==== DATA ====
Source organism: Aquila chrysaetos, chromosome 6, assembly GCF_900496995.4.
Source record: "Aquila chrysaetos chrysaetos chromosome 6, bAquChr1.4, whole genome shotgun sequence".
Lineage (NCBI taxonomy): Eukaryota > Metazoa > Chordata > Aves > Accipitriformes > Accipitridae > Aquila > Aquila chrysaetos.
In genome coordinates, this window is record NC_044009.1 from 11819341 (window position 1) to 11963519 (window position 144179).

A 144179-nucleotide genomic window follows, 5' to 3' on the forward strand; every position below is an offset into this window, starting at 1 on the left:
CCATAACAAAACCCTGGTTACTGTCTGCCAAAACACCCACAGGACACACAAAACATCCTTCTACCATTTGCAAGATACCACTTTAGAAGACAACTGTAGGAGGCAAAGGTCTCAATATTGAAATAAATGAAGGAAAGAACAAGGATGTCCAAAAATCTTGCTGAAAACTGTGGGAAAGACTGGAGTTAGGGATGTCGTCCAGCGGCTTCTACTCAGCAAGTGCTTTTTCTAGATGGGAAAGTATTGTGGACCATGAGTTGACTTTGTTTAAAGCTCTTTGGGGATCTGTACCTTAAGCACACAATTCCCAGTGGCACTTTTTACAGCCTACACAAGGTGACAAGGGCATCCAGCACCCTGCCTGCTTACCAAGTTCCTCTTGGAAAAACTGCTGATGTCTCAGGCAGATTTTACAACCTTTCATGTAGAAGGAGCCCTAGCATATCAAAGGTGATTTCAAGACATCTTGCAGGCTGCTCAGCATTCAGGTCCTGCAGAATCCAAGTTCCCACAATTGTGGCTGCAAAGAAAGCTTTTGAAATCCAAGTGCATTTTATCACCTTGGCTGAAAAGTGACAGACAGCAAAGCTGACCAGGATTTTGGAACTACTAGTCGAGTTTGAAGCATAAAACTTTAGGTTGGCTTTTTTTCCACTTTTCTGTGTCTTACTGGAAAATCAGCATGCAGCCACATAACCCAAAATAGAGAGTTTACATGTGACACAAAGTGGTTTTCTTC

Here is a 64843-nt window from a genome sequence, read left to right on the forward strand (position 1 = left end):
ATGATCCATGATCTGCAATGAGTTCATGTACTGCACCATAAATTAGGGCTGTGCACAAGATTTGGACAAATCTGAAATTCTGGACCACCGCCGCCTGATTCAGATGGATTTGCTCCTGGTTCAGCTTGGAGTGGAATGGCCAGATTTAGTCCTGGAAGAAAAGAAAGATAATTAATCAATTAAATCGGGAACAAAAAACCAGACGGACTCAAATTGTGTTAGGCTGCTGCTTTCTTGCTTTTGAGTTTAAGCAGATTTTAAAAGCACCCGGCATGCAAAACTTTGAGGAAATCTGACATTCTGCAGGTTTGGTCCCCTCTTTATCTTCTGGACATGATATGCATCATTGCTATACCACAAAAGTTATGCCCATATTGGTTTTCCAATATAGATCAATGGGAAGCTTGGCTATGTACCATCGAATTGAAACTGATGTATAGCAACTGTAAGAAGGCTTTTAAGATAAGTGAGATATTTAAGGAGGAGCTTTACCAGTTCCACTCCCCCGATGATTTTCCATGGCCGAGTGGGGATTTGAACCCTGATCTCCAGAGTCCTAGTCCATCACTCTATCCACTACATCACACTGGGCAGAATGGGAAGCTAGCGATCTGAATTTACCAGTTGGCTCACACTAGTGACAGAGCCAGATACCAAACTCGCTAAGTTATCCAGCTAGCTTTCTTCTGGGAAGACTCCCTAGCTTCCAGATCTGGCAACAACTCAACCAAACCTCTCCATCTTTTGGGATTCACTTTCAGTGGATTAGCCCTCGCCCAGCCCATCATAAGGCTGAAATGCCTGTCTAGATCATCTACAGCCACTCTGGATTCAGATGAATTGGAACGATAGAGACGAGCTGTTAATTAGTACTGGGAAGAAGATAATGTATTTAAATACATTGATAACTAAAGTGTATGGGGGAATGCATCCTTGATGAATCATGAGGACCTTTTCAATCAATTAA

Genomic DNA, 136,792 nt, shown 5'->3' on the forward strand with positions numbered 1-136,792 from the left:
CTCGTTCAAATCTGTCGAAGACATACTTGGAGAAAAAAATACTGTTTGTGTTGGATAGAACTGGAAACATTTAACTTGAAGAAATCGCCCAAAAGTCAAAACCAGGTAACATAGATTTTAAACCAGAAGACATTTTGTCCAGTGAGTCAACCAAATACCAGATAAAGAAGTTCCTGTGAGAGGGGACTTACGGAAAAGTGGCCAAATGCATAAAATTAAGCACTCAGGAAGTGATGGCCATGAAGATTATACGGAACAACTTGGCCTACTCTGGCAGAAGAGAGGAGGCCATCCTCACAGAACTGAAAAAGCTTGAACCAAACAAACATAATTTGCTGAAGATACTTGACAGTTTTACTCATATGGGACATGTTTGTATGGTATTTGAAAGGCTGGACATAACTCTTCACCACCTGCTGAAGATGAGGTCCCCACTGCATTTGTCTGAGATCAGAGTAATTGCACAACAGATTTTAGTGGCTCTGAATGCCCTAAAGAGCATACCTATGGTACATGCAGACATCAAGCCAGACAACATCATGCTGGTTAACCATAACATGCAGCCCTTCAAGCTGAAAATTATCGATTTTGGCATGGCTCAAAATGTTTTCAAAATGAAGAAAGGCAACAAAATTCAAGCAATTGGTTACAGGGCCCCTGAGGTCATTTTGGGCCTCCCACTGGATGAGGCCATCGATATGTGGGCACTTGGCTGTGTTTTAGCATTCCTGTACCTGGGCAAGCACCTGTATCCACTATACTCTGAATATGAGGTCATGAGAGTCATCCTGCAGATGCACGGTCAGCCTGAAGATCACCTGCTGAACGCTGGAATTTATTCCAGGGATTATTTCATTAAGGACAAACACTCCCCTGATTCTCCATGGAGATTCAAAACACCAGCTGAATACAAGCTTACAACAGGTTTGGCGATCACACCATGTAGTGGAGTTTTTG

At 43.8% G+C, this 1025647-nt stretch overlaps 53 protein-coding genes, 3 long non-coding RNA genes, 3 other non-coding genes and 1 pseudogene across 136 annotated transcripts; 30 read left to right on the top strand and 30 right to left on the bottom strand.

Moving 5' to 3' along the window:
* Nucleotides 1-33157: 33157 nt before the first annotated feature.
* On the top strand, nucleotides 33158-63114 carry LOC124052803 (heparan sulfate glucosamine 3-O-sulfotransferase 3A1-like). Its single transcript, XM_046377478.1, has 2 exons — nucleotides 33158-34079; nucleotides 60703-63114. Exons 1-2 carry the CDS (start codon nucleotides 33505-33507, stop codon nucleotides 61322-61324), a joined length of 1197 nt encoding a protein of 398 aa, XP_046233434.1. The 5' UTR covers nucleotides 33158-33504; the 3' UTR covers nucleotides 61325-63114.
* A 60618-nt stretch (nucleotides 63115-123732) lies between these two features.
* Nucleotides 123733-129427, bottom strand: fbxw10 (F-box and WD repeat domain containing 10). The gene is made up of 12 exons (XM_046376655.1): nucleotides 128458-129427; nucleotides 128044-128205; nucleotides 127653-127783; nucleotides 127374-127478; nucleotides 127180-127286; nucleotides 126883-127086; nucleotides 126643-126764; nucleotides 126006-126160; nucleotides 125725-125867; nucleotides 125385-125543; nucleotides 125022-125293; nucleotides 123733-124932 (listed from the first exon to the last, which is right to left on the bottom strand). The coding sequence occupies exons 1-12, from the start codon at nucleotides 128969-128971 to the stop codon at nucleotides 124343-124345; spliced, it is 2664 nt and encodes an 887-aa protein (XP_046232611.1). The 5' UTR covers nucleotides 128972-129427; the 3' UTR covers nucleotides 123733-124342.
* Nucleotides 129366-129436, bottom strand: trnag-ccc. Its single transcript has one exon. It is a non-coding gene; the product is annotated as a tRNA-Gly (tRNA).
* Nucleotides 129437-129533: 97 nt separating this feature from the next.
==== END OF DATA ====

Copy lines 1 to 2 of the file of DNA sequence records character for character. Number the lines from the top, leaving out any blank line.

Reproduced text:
Source organism: Aquila chrysaetos, chromosome 6, assembly GCF_900496995.4.
Source record: "Aquila chrysaetos chrysaetos chromosome 6, bAquChr1.4, whole genome shotgun sequence".